Nitrous oxide (N2O), also known as laughing gas, has been used for pain relief during dental procedures since mid-19th century. In the 20th century, its use also became common in childbirth, but lost popularity in the USA with the development of other pain control options.
The gas is still commonly used as labor analgesic in Canada and many European countries, and it is slowly returning to US hospitals as more and more women seek to control labor pain in a less invasive way than epidural anesthesia.
The U.S. Food and Drug Administration approved new nitrous oxide equipment for childbirth use in 2011, which may also explain its revival.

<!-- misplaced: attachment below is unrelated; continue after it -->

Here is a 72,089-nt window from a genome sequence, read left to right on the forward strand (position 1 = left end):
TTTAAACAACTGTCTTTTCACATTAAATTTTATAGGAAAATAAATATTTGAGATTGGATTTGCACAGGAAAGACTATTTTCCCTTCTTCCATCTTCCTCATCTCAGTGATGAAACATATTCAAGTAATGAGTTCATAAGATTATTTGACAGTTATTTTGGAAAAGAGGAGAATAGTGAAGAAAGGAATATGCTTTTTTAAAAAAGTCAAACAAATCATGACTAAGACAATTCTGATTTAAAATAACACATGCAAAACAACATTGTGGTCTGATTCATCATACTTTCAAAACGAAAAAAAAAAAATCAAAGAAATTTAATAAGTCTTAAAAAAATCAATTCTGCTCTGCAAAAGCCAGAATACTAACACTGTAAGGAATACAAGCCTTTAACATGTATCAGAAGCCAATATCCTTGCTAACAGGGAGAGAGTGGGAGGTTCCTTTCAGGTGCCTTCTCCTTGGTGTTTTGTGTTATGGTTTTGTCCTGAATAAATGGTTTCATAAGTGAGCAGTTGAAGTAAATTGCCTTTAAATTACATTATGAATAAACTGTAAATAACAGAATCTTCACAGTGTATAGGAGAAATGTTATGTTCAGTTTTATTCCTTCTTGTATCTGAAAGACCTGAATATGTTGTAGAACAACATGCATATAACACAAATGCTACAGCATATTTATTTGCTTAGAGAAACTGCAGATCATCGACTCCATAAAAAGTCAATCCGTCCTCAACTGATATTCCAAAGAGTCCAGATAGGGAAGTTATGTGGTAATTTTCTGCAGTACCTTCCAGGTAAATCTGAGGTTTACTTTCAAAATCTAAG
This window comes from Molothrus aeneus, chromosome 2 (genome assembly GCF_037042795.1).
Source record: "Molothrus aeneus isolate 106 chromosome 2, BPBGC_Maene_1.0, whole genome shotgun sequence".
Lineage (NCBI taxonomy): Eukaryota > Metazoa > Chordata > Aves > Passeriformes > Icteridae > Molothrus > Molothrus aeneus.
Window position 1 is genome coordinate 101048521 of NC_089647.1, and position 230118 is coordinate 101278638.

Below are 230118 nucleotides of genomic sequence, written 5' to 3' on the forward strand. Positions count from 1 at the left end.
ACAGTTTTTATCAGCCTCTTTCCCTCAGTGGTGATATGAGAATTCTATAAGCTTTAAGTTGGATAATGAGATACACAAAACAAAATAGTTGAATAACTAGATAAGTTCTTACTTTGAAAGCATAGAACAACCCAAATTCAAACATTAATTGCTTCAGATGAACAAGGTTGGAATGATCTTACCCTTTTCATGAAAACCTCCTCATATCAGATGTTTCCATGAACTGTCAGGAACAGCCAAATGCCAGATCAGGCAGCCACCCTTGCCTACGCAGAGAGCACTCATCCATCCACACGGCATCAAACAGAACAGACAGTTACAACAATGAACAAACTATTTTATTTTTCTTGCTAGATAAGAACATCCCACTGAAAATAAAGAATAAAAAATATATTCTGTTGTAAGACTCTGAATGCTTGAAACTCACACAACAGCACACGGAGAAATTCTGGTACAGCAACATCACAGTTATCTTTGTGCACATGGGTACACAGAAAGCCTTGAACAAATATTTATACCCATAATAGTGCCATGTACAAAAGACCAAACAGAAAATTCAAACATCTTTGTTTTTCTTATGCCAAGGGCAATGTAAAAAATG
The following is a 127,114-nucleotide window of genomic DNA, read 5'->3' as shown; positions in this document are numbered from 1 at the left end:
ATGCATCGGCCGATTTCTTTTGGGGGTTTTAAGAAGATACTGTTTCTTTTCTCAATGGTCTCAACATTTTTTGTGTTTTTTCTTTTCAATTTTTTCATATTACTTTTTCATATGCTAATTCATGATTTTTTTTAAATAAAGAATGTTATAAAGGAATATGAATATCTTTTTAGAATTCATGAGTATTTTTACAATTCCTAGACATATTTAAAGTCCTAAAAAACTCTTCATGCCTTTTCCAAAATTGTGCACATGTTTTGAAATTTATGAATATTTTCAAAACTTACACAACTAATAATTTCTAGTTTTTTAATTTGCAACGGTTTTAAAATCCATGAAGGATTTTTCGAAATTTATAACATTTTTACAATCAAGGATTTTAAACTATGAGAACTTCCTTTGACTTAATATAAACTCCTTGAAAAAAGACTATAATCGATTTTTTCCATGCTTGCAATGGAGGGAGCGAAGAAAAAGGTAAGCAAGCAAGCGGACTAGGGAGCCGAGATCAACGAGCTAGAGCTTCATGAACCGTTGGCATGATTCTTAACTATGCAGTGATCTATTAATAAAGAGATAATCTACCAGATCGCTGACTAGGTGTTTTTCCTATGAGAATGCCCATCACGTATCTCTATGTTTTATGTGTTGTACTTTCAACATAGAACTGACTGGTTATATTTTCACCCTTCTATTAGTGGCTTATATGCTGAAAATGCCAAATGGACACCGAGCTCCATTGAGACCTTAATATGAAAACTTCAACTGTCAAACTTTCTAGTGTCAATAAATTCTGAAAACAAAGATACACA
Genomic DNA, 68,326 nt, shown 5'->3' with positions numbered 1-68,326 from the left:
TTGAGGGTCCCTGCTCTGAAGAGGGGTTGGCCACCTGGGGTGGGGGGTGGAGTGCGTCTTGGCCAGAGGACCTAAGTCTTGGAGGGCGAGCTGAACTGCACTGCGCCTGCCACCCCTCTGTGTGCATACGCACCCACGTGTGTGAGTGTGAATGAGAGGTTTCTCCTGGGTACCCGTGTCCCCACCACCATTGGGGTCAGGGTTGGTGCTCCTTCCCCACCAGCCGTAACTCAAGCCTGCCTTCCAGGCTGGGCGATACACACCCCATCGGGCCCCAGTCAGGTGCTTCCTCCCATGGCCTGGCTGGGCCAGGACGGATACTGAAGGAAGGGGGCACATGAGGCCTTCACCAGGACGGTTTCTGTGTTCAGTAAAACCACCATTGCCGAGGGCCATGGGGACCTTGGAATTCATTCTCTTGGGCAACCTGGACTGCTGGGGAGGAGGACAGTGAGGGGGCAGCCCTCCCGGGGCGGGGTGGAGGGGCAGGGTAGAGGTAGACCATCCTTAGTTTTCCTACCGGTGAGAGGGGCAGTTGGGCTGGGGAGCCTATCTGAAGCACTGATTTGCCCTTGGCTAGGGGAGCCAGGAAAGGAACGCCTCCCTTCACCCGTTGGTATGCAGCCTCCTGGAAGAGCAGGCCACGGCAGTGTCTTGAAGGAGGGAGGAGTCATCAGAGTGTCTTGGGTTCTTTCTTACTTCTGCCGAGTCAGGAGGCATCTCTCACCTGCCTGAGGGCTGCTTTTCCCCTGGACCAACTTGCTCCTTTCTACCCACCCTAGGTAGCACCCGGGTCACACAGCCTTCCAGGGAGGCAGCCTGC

Nitrous oxide used for labor pain is a mixture of 50 percent nitrous gas and 50 percent oxygen, which women self-administer (inhale) through a mask or mouthpiece. While the pain may still exist for some women, the gas should decrease the intensity.
In addition to the gas being a less invasive option, it also offers significant cost savings to women. The average cost for nitrous oxide is roughly only 3-5 percent of the cost of an epidural anesthesia fees.